Released 5 August 1966
Recorded April–June 1966
Studio EMI Studios, London
Genre Progressive rock, baroque pop, psychedelic rock, psychedelic pop, raga rock, soft rock, pop, soul, electronic
Length 35:01
Label ParlophoneCapitol
Producer George Martin
Album Guide
Rubber Soul
Sgt. Pepper's Lonely Hearts Club Band

Revolver is the seventh studio album by English rock band The Beatles. It was first released on 5 August 1966 by Parlophone in the United Kingdom and on 8 August in the United States by Capitol Records. Produced by George Martin, it was recorded after a three-month break from professional commitments at the start of 1966, during a period when London was considered the era's cultural capital. Much of the album's songs reflect the influence of psychedelic drugs such as LSD, and the increasing sophistication of the band's lyrics to address themes including death and transcendence from material concerns.

Revolver was the band's final recording project before their retirement as live performers, and marked their most overt use of studio technology at that point, building on the advances of their previous album Rubber Soul (1965). With no thoughts of reproducing new material in concert, the band made liberal use of studio techniques such as "varispeeding", reversed tapes, close audio miking, and automatic double-tracking, in addition to employing instrumentation outside of their standard live setup. Some of the changes in studio practice introduced by Revolver, particularly ADT, were soon adopted throughout the recording industry.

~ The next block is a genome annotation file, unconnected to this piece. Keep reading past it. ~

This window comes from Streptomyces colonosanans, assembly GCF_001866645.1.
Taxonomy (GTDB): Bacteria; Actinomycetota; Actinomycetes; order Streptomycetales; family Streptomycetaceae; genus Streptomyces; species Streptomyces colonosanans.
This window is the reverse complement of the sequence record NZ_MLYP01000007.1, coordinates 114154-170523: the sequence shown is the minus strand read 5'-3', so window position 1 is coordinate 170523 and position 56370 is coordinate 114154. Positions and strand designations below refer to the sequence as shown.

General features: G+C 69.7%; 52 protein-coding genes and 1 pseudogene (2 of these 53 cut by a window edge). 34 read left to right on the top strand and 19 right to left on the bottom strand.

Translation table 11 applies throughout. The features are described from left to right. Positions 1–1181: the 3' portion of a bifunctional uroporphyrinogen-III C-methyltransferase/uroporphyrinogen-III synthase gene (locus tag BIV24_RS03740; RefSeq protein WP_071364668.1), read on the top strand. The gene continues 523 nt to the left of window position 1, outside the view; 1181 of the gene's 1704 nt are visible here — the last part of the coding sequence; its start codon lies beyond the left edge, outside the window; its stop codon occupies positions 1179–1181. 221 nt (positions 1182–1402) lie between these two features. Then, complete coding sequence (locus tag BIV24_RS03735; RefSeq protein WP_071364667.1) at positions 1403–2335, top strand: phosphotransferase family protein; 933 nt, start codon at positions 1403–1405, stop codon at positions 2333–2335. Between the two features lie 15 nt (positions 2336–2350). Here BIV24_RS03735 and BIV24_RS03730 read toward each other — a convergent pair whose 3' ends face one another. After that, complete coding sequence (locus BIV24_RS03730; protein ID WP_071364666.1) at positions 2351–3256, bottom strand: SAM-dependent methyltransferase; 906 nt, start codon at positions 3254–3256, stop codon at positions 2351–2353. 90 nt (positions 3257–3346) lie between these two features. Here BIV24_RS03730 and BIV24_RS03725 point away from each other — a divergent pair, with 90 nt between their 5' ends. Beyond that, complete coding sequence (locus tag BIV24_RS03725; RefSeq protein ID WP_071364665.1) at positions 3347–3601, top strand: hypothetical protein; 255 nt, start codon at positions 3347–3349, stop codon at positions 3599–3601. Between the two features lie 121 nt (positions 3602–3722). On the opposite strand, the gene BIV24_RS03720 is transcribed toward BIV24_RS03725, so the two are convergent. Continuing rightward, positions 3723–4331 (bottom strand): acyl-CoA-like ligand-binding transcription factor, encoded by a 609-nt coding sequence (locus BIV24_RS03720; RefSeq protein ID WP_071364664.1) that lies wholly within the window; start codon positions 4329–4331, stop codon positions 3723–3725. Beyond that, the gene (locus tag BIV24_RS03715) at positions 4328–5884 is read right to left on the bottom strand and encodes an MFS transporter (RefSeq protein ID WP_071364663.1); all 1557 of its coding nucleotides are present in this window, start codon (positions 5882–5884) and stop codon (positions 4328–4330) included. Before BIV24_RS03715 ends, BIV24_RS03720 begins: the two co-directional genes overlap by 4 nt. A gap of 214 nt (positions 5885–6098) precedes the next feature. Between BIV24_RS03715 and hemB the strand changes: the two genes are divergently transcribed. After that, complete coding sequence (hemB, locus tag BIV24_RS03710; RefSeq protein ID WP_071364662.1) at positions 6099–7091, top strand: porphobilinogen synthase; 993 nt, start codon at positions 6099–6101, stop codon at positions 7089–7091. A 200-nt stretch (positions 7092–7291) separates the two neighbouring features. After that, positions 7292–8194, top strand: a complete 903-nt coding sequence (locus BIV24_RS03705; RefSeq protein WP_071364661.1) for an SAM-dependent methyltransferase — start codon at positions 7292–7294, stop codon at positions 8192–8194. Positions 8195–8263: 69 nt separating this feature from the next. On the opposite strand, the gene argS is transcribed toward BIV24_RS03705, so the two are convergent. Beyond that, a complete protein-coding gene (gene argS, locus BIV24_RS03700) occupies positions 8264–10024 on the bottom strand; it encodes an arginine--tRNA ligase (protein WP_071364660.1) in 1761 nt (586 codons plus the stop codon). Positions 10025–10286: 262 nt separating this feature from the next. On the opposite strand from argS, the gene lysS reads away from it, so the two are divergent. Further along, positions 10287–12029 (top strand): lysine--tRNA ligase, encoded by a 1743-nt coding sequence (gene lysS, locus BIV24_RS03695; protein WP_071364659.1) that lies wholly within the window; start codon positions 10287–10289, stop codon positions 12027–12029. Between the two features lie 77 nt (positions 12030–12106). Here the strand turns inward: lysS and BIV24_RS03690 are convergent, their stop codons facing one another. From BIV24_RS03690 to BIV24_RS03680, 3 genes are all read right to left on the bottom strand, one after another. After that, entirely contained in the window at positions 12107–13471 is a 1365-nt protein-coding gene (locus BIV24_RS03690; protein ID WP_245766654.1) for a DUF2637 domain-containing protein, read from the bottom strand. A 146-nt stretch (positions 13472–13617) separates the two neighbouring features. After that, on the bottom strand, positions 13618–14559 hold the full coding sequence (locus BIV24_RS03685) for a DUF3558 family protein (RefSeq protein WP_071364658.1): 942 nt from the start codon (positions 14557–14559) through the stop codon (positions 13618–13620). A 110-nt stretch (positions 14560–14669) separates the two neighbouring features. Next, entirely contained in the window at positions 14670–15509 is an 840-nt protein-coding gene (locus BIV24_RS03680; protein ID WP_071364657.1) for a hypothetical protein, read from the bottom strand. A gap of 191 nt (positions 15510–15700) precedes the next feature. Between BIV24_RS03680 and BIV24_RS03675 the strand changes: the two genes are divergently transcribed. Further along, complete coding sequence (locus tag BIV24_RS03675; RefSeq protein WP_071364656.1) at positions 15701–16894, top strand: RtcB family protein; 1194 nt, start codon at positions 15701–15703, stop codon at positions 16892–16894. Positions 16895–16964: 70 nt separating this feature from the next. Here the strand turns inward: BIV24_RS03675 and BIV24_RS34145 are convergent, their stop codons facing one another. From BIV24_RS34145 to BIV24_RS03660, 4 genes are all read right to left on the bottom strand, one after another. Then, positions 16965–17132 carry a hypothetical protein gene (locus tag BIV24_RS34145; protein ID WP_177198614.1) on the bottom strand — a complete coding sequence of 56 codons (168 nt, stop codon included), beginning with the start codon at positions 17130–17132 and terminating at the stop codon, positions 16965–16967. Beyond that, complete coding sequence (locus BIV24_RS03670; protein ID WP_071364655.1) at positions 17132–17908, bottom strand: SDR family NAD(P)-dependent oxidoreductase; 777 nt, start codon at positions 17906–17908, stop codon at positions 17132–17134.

Revolver was promoted with the release of its fourteen tracks to radio stations in the United Kingdom throughout July 1966. Its release in the United States coincided with the band's final tour, which was marred by controversy surrounding member John Lennon's remark about how the band had become "more popular than Jesus". Nevertheless, Revolver topped the UK Albums Chart and the US Billboard Top LPs chart and received universal acclaim from critics. It is often credited with helping expand the scope of popular music in terms of stylistic range, compositional form, and lyrical content, and is considered influential in advancing principles espoused by the 1960s counterculture. It has also been cited as influential on the development of subsequent genres such as psychedelic rock, electronica, progressive rock, and world music.

Tracks[edit | edit source]

All songs were written by Lennon/McCartney, except where noted otherwise. The songs "I'm Only Sleeping", "And Your Bird Can Sing" and "Doctor Robert" were not featured on the US version possibly due to being already released on Yesterday and Today.

UK release[edit | edit source]

Side one[edit | edit source]

  1. "Taxman" (George Harrison) – 2:37
  2. "Eleanor Rigby" – 2:06
  3. "I'm Only Sleeping" – 3:00
  4. "Love You To" (George Harrison) – 2:58
  5. "Here, There and Everywhere" – 2:25
  6. "Yellow Submarine" – 2:40
  7. "She Said She Said" – 2:37

Side two[edit | edit source]

  1. "Good Day Sunshine" – 2:09
  2. "And Your Bird Can Sing" – 2:01
  3. "For No One" – 1:58
  4. "Doctor Robert" – 2:15
  5. "I Want to Tell You" (George Harrison) – 2:28
  6. "Got to Get You into My Life" – 2:30
  7. "Tomorrow Never Knows" – 2:57

U.S. release[edit | edit source]

Side one[edit | edit source]

  1. "Taxman" (George Harrison) – 2:39
  2. "Eleanor Rigby" – 2:07
  3. "Love You To" (George Harrison) – 3:01
  4. "Here, There and Everywhere" – 2:25
  5. "Yellow Submarine" – 2:40
  6. "She Said She Said" – 2:37

Side two[edit | edit source]

  1. "Good Day Sunshine" – 2:09
  2. "For No One" – 2:01
  3. "I Want to Tell You" (George Harrison) – 2:29
  4. "Got to Get You into My Life" – 2:30
  5. "Tomorrow Never Knows" – 2:57

Credits[edit | edit source]

Instruments[edit | edit source]

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